OpenGL Game Development (Wordware Applications Library) Paperback – 1 Jul 2004
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The OpenGL, the industry standard for high-performance graphics development, is widely used on Unix and Windows platforms for creating high-end graphics, animation, and modelling software as well as computer games by numerous industries including entertainment, medicine, and the military. OpenGL Game Development is targeted to beginners creating Windows applications and OpenGL video games. The book focuses on building two separate programs: a map editor and a game engine, with special emphasis on using multi-texturing, texture compression, and point parameters; creating special effects like animated water, animated water sprays, transparencies, and skyboxes; writing optimised code for video cards; extending OpenGL filtering; and achieving the latest graphics effects such as anisotropic.
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Most Helpful Customer Reviews on Amazon.com (beta)
This book is mediocre at best. It is filled with shallow explanations, and the development methodology espoused by the book is actually harmful. Specifically, Seddon takes the archaic approach of manually coding Win32 controls in his map editor (the construction of which comprises about 75% of the book), a practice that was outdated several years before the publication date.
One startling example of a bad explanation I can recall coming across was that of rotation matrices. Seddon claims that matrices are used to rotate axes, when the reality is that matrices are used to rotate points ABOUT axes. This misconception of the mathematics, along with the lack of elucidating figures (not just here, but throughout) illustrates a deep lack on the author's part of knowledge of the fundamentals, or at least the ability to convey these fundamentals.
As a replacement to this book, I heartily recommend OpenGL Game Programming by Astle and Hawkins, or anything by Andre Lamothe if you'd rather get your start with DirectX.
I gave this book more than one star because it does a fair job of explaining very basic Win32 programming, and because I was able to obtain it very cheaply.
My only complaint is that while it promotes OpenGL as the choice for multi-platform graphics, all the code examples and information on OpenGL are Windows specific, to the point of using the opengl32.lib and glu32.lib libraries in all the code.
Still, the book is well worth the price, just don't expect to make Doom 4 after reading it!
It amazes me how cheap it works and how much renown he put towards the editor. So I decided to look forward and surprise it was pretty much the meat of it. Cheap inacurately placed walls represent lines,and unrotatable squares work as floors and ceilings. The level editor is worth nothing. On the plus side, I did think how I could actually make a application, but his methods were just awful. After that awful display I go to the end of the book to find a monsterous FPS game.
Words can not describe how outdated it looked. It's a little better than wolfenstein and alot worse than the first quake. It just turned me off it completely. I can't say that there was no valuable information in the following chapters but I just saw that it wasn't worth finishing. It loads ASE models instead of MD2 so no animations unless you're some sort of genius that knows things like that already in which you probably wouldn't use ASE in the first place.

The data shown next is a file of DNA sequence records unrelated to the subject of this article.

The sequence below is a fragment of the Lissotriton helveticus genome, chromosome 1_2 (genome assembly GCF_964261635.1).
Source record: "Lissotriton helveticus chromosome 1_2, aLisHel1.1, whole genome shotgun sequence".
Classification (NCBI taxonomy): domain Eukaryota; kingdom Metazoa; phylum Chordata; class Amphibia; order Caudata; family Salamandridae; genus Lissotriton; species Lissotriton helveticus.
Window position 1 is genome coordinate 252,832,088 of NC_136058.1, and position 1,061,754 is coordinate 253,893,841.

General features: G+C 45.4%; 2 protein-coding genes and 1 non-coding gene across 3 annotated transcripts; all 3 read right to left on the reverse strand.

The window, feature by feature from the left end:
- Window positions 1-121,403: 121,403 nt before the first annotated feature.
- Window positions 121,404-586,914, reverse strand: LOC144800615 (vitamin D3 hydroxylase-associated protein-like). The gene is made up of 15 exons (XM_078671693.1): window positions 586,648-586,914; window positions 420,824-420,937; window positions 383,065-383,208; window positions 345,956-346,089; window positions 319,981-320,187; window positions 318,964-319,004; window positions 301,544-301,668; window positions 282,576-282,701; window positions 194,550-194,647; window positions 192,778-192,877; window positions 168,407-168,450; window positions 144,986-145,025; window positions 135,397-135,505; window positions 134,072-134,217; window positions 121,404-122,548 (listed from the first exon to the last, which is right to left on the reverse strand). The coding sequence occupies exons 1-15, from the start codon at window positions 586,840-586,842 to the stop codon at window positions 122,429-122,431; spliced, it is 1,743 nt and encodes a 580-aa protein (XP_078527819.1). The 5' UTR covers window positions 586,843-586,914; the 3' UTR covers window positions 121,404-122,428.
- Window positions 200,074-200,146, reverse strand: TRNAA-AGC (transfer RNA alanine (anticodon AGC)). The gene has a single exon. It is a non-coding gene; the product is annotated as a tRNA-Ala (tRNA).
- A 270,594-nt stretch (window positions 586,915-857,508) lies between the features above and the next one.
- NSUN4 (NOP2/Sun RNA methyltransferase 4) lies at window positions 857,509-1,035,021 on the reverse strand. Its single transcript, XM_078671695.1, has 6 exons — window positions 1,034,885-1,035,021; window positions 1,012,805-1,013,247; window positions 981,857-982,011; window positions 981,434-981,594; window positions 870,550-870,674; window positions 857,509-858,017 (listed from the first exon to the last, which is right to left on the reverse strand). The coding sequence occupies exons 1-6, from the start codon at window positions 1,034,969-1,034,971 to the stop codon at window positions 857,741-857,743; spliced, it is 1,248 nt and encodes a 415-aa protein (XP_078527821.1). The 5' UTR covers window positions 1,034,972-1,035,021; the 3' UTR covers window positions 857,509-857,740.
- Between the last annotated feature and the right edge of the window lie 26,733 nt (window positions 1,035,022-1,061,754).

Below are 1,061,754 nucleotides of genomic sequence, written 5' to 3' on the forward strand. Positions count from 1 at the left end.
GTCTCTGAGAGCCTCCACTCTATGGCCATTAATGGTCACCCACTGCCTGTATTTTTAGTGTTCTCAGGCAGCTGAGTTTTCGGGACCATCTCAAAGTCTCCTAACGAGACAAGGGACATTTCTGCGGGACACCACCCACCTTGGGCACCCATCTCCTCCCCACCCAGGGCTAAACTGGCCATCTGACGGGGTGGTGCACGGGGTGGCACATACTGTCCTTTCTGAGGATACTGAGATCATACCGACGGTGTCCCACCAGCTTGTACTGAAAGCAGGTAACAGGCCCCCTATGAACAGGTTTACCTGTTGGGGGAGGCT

I got some ideas from this book but not much I didn't already know and I don't know that much. I used to think Beginning OpenGL game programming was a bad book because I thought it didn't give me what I really wanted to know, but books like this really make you appreciate books such a that and with a little internet research I think I'll do just fine. I got nothing more from this book than a tutorial on the microsoft visual c++ resource editor but I guess it could help later on. In all, this book is nothing what it's claimed to be.
I like this book!
We see the first bit of real code at around page 90. Maybe 5% of it is Open GL related. The rest like the entire first chapter focusses on writing a basic Windows program. Recommended compiler Visual Studio C++ 6.0! There is a brief acknowledgment of MFC, .NET is not even on the horizon and the author goes with an SDK app. Yup! Plenty of hDC, hWnd, longwinded explanations as to what these do. The program - this is apparently a homework assignment the author handed in in the early nineties - pretends to be in C++, but is essentially C. There is atrocious use of globals, no dynamic allocation and forget about design patterns. The book was published in 2005!
To top it all of, the code requires DirectX! Some lame explanation as to how it makes things easier is included. All in all the code provided is on the level of assigment #4 out of 20 in any decent Open GL 101 course - and no, definitely not mid-term material. Get the Open GL Programming Guide. It costs about the same.
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